Zimbabwe police to stop demanding spot fines


HON. KHUPE:  Hon. Speaker, you have asked the Minister to go and do investigations so that he brings a correct answer.  However, I think it is important that when he does those investigations, he knows exactly what transpired.  It was a meeting in Lupane East at a homestead and I was part of that meeting together with Hon. Muchenje and Hon, D. Ndlovu and we were teargased by police after we had a meeting which was a political meeting of innocent citizens.

THE TEMPORARY SPEAKER: This is why I have said he has to go and do his investigations. If you were there, he will mention that you were there and that is the purpose of investigations.

HON. MACHINGAUTA: Thank you Mr. Speaker. My supplementary question is arising from the Minister’s response that our police are getting good training for them to do their work and that whatever they do out there is out of their head. Section 208 of our Constitution states that policemen are not allowed to take unlawful orders from anyone. In Zimbabwe we hear that when police arrest someone, we see political figures having their influence and order that those people be released. I do not know whether the Minister is engaging the people like the Vice President so that he will not intervene when the police are doing their work.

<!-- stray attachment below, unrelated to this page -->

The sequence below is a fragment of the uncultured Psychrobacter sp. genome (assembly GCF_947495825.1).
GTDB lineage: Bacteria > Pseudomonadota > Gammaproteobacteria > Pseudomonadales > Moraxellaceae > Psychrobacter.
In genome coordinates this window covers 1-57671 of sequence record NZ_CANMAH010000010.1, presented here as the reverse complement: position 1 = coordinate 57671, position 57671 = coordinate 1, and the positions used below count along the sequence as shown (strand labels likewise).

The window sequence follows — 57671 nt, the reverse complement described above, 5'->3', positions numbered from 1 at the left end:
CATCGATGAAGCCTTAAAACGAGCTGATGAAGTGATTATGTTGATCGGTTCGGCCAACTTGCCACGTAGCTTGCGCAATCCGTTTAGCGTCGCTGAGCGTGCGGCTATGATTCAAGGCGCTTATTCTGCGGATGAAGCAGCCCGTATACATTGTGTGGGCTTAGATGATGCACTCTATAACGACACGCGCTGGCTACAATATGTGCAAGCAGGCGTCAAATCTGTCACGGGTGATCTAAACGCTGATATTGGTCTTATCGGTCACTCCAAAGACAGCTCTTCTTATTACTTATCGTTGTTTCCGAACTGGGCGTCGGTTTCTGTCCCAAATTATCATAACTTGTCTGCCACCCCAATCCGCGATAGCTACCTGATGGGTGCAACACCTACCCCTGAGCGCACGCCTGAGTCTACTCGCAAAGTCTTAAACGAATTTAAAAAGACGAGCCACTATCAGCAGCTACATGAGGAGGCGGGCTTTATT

THE TEMPORARY SPEAKER: Yesterday the Speaker of Parliament sitting in here took trouble to talk about points of order. I am not going to entertain anymore points of order. I will only give you as the last one and no more points of order.

HON. MLISWA: My point of order is that the Hon. Member must state which Vice President because they are two.

 HON. MGUNI:  Firstly, I have understood his question and it might not be a policy issue. However, the Vice President is somebody who has got a very huge responsibility in this country who cannot give unlawful orders. The police are trained in a way that they cannot take any unlawful order. I thank you.


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The Insider

The Insider is a political and business bulletin about Zimbabwe, edited by Charles Rukuni. Founded in 1990, it was a printed 12-page subscription only newsletter until 2003 when Zimbabwe's hyper-inflation made it impossible to continue printing.


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